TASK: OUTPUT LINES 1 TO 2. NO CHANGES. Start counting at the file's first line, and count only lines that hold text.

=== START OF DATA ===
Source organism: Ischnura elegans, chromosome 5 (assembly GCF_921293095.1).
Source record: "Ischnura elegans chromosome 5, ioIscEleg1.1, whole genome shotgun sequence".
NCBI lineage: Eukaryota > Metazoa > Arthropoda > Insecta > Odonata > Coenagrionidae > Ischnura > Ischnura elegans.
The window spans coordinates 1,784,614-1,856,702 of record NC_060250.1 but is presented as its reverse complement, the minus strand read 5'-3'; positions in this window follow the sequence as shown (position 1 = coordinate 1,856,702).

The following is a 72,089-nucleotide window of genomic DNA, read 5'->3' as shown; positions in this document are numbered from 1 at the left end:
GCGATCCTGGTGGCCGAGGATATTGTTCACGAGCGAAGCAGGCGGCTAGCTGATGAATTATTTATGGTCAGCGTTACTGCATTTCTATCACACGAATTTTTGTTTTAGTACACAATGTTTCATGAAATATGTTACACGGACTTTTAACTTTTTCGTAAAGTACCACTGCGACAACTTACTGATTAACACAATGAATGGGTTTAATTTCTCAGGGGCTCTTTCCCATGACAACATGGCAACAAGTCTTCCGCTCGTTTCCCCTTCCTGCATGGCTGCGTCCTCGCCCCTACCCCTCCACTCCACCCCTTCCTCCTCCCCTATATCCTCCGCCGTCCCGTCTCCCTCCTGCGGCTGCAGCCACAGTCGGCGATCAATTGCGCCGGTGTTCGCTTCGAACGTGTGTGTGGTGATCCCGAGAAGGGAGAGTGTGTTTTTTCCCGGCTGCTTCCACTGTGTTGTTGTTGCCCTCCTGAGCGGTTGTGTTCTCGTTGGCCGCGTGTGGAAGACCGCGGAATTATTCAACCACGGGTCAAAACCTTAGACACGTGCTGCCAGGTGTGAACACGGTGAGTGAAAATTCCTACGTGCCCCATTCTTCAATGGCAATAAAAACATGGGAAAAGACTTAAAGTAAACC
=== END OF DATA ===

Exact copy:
Source organism: Ischnura elegans, chromosome 5 (assembly GCF_921293095.1).
Source record: "Ischnura elegans chromosome 5, ioIscEleg1.1, whole genome shotgun sequence".